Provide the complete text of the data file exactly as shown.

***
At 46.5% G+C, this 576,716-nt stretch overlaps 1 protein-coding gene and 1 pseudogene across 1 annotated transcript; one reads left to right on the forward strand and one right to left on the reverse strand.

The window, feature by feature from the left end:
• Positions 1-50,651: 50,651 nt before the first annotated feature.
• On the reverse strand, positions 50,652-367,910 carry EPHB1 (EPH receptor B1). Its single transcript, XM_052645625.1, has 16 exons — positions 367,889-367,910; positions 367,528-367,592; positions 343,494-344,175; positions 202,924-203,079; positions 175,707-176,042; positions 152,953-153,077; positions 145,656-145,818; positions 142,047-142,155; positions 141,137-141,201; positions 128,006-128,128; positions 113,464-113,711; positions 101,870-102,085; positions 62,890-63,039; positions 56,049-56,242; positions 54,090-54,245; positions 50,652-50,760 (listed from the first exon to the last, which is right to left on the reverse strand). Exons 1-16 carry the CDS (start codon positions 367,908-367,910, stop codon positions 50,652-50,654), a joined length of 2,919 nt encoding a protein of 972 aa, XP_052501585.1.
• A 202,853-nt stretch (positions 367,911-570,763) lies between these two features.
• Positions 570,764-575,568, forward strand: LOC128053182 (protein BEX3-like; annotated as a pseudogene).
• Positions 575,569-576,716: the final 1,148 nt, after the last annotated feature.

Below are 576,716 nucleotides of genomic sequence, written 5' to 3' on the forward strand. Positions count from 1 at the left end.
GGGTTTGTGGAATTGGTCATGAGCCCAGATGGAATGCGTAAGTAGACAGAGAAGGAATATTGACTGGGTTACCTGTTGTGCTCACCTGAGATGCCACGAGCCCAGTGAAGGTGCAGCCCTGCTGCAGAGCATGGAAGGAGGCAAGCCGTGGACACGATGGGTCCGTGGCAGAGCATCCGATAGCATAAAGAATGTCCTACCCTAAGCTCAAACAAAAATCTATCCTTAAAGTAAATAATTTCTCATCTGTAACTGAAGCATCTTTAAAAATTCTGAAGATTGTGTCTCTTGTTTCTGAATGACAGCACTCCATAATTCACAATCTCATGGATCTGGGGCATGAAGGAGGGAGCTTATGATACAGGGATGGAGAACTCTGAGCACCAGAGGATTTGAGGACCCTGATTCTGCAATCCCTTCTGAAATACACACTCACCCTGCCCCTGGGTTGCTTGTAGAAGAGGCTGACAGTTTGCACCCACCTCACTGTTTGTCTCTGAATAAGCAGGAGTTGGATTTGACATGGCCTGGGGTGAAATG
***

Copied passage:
At 46.5% G+C, this 576,716-nt stretch overlaps 1 protein-coding gene and 1 pseudogene across 1 annotated transcript; one reads left to right on the forward strand and one right to left on the reverse strand.

The window, feature by feature from the left end:
• Positions 1-50,651: 50,651 nt before the first annotated feature.
• On the reverse strand, positions 50,652-367,910 carry EPHB1 (EPH receptor B1). Its single transcript, XM_052645625.1, has 16 exons — positions 367,889-367,910; positions 367,528-367,592; positions 343,494-344,175; positions 202,924-203,079; positions 175,707-176,042; positions 152,953-153,077; positions 145,656-145,818; positions 142,047-142,155; positions 141,137-141,201; positions 128,006-128,128; positions 113,464-113,711; positions 101,870-102,085; positions 62,890-63,039; positions 56,049-56,242; positions 54,090-54,245; positions 50,652-50,760 (listed from the first exon to the last, which is right to left on the reverse strand). Exons 1-16 carry the CDS (start codon positions 367,908-367,910, stop codon positions 50,652-50,654), a joined length of 2,919 nt encoding a protein of 972 aa, XP_052501585.1.
• A 202,853-nt stretch (positions 367,911-570,763) lies between these two features.
• Positions 570,764-575,568, forward strand: LOC128053182 (protein BEX3-like; annotated as a pseudogene).
• Positions 575,569-576,716: the final 1,148 nt, after the last annotated feature.

Below are 576,716 nucleotides of genomic sequence, written 5' to 3' on the forward strand. Positions count from 1 at the left end.
GGGTTTGTGGAATTGGTCATGAGCCCAGATGGAATGCGTAAGTAGACAGAGAAGGAATATTGACTGGGTTACCTGTTGTGCTCACCTGAGATGCCACGAGCCCAGTGAAGGTGCAGCCCTGCTGCAGAGCATGGAAGGAGGCAAGCCGTGGACACGATGGGTCCGTGGCAGAGCATCCGATAGCATAAAGAATGTCCTACCCTAAGCTCAAACAAAAATCTATCCTTAAAGTAAATAATTTCTCATCTGTAACTGAAGCATCTTTAAAAATTCTGAAGATTGTGTCTCTTGTTTCTGAATGACAGCACTCCATAATTCACAATCTCATGGATCTGGGGCATGAAGGAGGGAGCTTATGATACAGGGATGGAGAACTCTGAGCACCAGAGGATTTGAGGACCCTGATTCTGCAATCCCTTCTGAAATACACACTCACCCTGCCCCTGGGTTGCTTGTAGAAGAGGCTGACAGTTTGCACCCACCTCACTGTTTGTCTCTGAATAAGCAGGAGTTGGATTTGACATGGCCTGGGGTGAAATG